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Thanks, the PDF i was looking at in the recflying tutorials did not have that section in it. Went straight from 21.339 to 21.5.I thought there would be a more definitive answer than just major portion. I guess it is subjective to whoever is making the determination?

Yes Kev,

You are correct about "subjective" if you followed through with that thread regarding the 95.55 amendments I have a suspicion that most of that noise was generated after someone gave their interpretation without getting their mind around the facts or a wish list of the said person wanting to be a hero.

 

My wish is 19 is experimental and is left alone and not bogged down in wanting to be heavily regulated.

 

RAAus is minimal regulation not getting more regulated like this somebody is suggesting.

 

Regards

 

KP.

 

 

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Thanks for your views,

 

It seems as if doing the build as i intended could be a very risky business. I could have photos of the old airframe in bits to show it no longer exists but when it is rebuilt the tech team could say "it looks very much like it was originally so it is still a 32. and please remove those modifications you have done and you can't fly until we check it."

 

The whole purpose is to finish with an aircraft i can modify and maintain as i like without all the MARAP stuff coming into play.

 

When trying to prove the 51% is so subjective, using mostly all the parts of the old aircraft just might not be enough. Until there is some documented baseline on just what 51% is and how the percentages are allocated, maybe this is just not a good time to think of such a project.

 

 

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Hello Kev

 

You are on to it -- at times I wonder where the tech team has their allegiance.

 

We have to consider and keep clear in our minds RAAus is a member's organisation not an off shoot of CASA.

 

Hence the rules must be interpreted in favour of members not CASA.

 

To me the tech team are interpreting in favour of extended regulation if we get to much regulation we will all be grounded and the tech team will be out of a job.

 

In my view the 19's are so special they are the proving grounds of a lot of aviation advancements.

 

Regards

 

KP.

 

 

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An extension from my last post:- A great deal of these advancements are developed and designed by some special people in the aviation industry "not" your usual bush barrister, hanger/pub/club bar engineer and etc., etc..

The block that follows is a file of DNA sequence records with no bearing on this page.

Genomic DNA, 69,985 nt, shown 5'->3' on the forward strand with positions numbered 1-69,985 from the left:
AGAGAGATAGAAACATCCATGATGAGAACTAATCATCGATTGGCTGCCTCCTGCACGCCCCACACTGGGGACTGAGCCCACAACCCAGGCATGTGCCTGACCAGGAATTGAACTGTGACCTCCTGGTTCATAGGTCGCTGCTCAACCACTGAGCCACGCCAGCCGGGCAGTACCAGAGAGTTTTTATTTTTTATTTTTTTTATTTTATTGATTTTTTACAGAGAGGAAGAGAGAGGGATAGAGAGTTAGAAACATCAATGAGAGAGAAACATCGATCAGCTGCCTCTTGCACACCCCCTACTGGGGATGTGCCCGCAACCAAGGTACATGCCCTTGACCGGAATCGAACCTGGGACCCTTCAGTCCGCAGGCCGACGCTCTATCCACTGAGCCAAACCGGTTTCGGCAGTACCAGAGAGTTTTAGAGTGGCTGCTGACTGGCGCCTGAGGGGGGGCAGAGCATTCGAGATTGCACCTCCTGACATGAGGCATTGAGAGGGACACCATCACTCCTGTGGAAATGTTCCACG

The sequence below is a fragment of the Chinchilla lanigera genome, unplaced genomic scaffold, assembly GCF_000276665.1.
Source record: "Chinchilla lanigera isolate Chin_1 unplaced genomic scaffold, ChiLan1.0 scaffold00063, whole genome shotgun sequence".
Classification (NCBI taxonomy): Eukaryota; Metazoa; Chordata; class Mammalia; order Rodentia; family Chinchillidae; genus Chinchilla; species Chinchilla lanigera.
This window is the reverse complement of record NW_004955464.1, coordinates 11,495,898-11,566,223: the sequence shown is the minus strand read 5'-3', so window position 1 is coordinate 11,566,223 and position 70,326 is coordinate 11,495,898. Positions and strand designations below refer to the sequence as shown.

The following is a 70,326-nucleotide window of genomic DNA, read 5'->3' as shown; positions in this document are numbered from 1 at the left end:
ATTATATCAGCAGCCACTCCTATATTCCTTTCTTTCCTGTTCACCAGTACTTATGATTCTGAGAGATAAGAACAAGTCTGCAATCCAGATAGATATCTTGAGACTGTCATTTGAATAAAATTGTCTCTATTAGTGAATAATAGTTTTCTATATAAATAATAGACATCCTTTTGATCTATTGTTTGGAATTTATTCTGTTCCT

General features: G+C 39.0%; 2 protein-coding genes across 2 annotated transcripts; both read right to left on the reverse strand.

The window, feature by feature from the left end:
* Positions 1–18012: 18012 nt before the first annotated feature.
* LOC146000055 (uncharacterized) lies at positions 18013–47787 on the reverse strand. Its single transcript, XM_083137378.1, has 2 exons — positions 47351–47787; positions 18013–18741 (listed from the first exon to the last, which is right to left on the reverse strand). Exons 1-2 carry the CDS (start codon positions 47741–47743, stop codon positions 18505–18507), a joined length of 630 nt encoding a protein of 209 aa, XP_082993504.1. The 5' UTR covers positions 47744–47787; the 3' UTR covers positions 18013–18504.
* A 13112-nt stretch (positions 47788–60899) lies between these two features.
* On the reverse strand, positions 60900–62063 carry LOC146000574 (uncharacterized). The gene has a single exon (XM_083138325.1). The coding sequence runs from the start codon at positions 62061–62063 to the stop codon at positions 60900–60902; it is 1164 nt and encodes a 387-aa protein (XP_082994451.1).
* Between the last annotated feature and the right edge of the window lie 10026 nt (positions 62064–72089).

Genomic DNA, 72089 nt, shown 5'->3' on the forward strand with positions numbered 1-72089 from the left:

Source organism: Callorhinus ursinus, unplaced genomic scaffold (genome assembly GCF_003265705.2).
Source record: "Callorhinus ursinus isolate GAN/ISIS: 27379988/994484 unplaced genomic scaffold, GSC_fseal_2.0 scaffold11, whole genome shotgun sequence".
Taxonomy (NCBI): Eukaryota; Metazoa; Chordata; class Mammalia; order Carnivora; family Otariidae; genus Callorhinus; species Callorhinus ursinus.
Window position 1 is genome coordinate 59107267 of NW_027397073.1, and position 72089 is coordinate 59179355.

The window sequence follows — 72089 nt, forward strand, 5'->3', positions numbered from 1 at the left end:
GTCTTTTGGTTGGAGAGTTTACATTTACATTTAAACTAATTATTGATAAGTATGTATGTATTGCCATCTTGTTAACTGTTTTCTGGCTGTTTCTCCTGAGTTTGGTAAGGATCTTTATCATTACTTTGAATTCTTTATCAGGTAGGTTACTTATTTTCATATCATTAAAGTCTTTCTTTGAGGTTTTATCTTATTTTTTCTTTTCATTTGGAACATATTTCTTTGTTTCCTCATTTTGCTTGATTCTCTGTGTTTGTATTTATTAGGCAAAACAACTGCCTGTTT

The good one I do bring up and it is usually "game set match" with a lot of spluttering.. Where was the glass screen concept trialled?

 

What about the Burt Rutan designs and concepts?

 

I know who I will listen too. It is the intelligent ones not the ones with an ego and or a personal agenda mixed with their ego.

 

With that said --- fancy having the 19's restricted, a lot of them are more special than the factory built and safer.

 

Regards

 

KP

 

 

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Interpreting the rules to suit ourselves may seem like a good idea, but we still have to comply with the rules and we may not get the privelidge of own interpretation. Just bear in mind the fiasco with registrations, when CASA lowered the boom on us registering planes that obviously were not complying.

 

RAAus have to be seen to be complying with the rules, otherwise the boom will be lowered again.

 

If you want to rebuild an old aeroplane and call it a new one, you will have to get rid of the old one first. A lot of work to claim an aluminium, rivetted airframe is completely new, not so hard for rag and tube, but probably not worth the effort with a timber framed plane.

 

 

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Thanks for your views,It seems as if doing the build as i intended could be a very risky business. I could have photos of the old airframe in bits to show it no longer exists but when it is rebuilt the tech team could say "it looks very much like it was originally so it is still a 32. and please remove those modifications you have done and you can't fly until we check it."

 

The whole purpose is to finish with an aircraft i can modify and maintain as i like without all the MARAP stuff coming into play.

 

When trying to prove the 51% is so subjective, using mostly all the parts of the old aircraft just might not be enough. Until there is some documented baseline on just what 51% is and how the percentages are allocated, maybe this is just not a good time to think of such a project.

Starting at the beginning - MARAP only applies to 95.55 aircraft - ALL weightshift and powered parachutes are EXCLUDED from 95.55 so MARAP can never apply to a weightshift or powered parachute.

 

So that said you are limited to 95.32 as two seat homebuilt (para 1.4 of 95.32) PROVIDED the RAA can be satisfied that the factory aircraft you have based your aircraft on is not in existance anymore and what you are presenting as a homebuilt 95.32 aircraft is a new aircraft.

 

If you want to limit it to single seat 300kg MTOW you could also go through 95.10 but be subject to similar convincing the RAA that whats presented is a new/different aircraft.

 

Either way if you get a PP through either 95.10 or 95.32 as 'homebuilt' you are outside MARAP and free to maintain/modify as you deem fit.

 

 

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The name may have misled some as i wasn't referring to a PPC but thinking of looking for a project fixed wing.Probably a rag and tube.

 

Kev

Fair do.

then you are within 95.55 and are up against the same convince RAA tech that the original aircraft (whatever original reg) no longer exists and your aircraft is within the paragraph that is entitled to 19 reg and you can design/redesign/modify to your hearts content ... then if you ever sell it the new buyer has to argue that RAA should not need to apply MARAP to a 19 reg aircraft.